| January/February 1964

George Searson writes........

I have been working with steam traction engines for the last thirty-five years. In April, 1928 my father and I bought a second threshing outfit, a Sawyer-Massey engine and a Goodison separator. In July of the same year when the boiler maker came out to repair a leak in the firebox, and found the corners very thin, he advised us to trade it which we did on a rebuilt 22 HP Sawyer-Massey with the John Goodison Co. This engine I ran up to December, 1954, having to quit the threshing in 1943 but kept the engine on the sawmill which I started in 1934.

This picture shows the engine and water tank on the road during the threshing season in September, 1930, waiting for the team to bring the machine from the barn where we had just finished to the road to move to the next job. We had a total crew of 10 men, sufficient to fork the sheaves to the machine from the mow as there was mostly barn threshing in this part at that time with some stack threshing at the beginning of the season. We threshed fifty thousand bushels in fifty days that year of 1930 which was considered very good with the moving from one job to another.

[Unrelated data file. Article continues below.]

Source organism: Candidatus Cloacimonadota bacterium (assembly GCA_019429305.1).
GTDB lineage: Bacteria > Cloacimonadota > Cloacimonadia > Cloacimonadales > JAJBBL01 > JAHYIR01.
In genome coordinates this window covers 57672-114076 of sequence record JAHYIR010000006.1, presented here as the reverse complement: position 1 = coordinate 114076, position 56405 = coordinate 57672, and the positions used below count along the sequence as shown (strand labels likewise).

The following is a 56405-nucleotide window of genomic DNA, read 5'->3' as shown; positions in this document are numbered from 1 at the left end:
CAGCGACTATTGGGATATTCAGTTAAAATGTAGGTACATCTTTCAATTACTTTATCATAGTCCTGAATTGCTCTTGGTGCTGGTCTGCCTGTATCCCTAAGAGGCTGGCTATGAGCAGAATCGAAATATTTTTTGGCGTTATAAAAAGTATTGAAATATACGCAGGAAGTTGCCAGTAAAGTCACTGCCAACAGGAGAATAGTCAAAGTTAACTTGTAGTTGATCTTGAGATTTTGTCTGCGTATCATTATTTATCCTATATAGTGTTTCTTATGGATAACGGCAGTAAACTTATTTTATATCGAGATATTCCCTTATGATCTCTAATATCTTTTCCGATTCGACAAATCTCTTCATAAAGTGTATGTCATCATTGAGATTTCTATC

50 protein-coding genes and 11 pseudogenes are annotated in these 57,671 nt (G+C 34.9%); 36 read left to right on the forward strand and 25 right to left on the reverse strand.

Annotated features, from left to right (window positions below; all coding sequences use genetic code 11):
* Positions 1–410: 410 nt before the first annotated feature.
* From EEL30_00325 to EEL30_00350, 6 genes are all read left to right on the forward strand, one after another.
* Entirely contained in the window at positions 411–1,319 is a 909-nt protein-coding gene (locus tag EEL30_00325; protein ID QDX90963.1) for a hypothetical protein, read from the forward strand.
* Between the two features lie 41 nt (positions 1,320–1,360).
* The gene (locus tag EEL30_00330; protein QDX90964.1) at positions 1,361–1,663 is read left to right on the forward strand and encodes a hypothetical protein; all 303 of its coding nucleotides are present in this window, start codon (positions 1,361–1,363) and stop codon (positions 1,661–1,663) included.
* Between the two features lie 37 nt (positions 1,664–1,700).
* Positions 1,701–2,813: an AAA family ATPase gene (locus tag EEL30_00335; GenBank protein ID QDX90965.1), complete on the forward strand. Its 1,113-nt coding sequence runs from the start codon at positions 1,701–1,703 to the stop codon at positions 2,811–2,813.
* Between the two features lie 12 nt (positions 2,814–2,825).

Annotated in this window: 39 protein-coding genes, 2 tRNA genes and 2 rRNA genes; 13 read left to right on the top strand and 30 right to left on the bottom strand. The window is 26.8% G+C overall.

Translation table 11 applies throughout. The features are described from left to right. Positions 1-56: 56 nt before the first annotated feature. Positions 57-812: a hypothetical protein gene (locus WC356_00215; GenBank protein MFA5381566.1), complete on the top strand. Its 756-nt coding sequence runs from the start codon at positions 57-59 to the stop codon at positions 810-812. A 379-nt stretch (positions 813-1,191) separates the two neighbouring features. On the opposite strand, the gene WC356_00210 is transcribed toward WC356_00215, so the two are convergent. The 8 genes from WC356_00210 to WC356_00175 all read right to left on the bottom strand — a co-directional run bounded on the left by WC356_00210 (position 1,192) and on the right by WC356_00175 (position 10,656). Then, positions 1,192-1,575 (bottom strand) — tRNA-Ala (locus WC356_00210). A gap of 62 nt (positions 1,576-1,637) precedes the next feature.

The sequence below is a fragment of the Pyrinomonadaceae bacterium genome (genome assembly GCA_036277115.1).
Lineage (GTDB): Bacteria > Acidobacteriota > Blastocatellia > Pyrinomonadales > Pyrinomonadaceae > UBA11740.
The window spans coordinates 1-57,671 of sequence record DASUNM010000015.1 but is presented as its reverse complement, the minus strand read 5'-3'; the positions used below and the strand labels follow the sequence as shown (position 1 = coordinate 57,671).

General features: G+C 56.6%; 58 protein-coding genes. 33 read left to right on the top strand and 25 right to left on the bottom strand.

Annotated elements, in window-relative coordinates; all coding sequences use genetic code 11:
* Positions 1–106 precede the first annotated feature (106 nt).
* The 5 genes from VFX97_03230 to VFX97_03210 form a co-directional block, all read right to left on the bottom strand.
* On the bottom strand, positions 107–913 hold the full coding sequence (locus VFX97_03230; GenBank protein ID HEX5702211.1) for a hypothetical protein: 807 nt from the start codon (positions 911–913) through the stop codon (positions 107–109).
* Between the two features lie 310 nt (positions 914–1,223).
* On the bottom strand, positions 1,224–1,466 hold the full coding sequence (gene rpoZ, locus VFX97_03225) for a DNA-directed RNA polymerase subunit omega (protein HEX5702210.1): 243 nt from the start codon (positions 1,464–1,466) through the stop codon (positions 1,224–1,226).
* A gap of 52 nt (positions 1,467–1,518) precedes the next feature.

I happened to run across these old negatives last winter while cleaning out some drawers in the old house after moving to our new one and thought that the pictures might interest you.

In February, 1958 I bought another Sawyer-Massey, 22 HP Engine from Bill Johnson of Burford, Ontario which I am using ever since in the sawmill. I have sawed three hundred thousand board feet this spring and summer, butting as high as 7400 board feet in a day. This makes a total of three Sawyer-Massey engines for me.

George Searson, P. 0. Box 134, Watford, Ontario, Canada


Paul R. Woodruff age 71 of 212 So. 4th St., Ponca City, Oklahoma died October 27 in a hospital following a heart seizure. Paul was the first person to collect literature and the actual machines that I knew of. He owned a 36 hp Case for years. His first machine was purchased for the hobby of it in 1934. Many people remarked to him, 'Why don't you junk it?' He bore the cross, so to speak for many of us.